I liked the way Prof. Miller explaining Bernoulli’s principle. The experiments he demonstrates doesn’t require hifi equipments. But how many of us (i mean Indian students) have seen such demos to understand physical laws in our high school days? during our school days we all are experts in mugging up the physical laws and vomiting it in the exam papers (including the comma) without digesting it. As we grow up in colleges and universities we do experiments in our practical classes (Young’s modulus, torsional pendulum, diffraction, etc. etc.) which were very well dictated step by step in the practical books as well as there will be instructors who do the steps for u because u may break the instrument. Have we ever attempted to do an experiment of our own to demonstrate a physical law or did our education system encouraged us to do so. I feel these may be one cause for our utter failure in experiments because we never realized its importance.

  4. Ashutosh said

    Dear,

    Your analysis is ture picture of indian science. We all know the problems. But main question is: if not we, then who will solve it……….

    US citizan or British people won’t………

    We have to and we should do it…

  5. P Ganesh said

    You have just proven that finding faults in others is better than correcting oneself. Nothing in life is easy. We should still be great full that we can do science in a great country like India and make a decent living. What more should a scientist want?

  6. Rajul Ranjan Choudhury said

    I totaly agree with your view point and appreciate your effert to speakout, cause one can think of changing only after realizing that change is required.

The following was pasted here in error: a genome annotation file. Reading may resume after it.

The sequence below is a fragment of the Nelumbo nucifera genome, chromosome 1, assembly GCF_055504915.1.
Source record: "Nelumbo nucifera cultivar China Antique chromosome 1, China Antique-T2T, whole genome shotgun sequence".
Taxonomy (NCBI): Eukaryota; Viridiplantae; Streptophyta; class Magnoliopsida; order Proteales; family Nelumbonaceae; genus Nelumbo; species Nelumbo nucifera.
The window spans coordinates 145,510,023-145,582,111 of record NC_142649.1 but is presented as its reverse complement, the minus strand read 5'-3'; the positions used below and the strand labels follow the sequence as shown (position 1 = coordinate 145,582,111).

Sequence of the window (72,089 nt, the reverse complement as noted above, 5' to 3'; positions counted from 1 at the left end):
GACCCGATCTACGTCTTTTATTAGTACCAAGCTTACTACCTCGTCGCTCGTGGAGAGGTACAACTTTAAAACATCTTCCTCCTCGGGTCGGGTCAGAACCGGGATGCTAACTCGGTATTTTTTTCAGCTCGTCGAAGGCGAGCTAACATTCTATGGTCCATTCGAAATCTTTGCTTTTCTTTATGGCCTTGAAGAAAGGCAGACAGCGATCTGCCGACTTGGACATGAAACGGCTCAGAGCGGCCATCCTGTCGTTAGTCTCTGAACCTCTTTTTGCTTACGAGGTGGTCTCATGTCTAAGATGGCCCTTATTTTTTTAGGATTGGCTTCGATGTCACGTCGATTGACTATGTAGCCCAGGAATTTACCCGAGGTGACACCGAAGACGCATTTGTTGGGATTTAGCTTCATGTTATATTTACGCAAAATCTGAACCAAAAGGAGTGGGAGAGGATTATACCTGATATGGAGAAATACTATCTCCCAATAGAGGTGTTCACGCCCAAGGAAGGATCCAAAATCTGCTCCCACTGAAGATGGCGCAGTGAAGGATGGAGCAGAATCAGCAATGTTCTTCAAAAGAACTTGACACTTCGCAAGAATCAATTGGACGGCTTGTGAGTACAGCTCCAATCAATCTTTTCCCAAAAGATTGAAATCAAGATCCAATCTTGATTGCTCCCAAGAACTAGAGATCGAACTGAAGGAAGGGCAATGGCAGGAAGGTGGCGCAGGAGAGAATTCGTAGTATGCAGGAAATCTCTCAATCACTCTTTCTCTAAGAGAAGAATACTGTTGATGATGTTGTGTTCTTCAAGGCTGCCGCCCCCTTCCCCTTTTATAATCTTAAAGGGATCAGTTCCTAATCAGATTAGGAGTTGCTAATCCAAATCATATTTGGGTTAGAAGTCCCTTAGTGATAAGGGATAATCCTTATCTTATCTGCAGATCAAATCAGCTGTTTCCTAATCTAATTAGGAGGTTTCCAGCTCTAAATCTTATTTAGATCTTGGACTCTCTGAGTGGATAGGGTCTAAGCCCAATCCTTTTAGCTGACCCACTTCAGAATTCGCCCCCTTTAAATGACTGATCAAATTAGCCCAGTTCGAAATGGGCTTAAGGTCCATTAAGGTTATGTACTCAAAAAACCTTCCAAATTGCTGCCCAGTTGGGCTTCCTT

7. buckycat said

    Dear P.Ganesh, and Ashutosh,

    You are absolutely right in that finding fault is easier than the long, hard work of coming up with solutions, and that it is up to us to solve the problem. There are also no easy solutions, and nothing that will work over night.

    I also do realise that there are people doing wonderful work in improving Indian education. I strongly believe that a real solution can only come from involving everyone, rather than from within the ivory towers of academia. In my opinion, we need to: (a) Face up to the problems. I submit that many people in the establishment are still unwilling to admit that there are systemic problems, (b) Reach out to people outside the establishment to come up with innovative solutions that do more than offer pablum.

    We are working with various people in this regard, and I will follow up with some ideas on this front. I am a little pressed for time these days, so you might want to take look at a planned event in Feb. Please see the Freed.in 2008 site

  8. buckycat said

    Dear Sunder,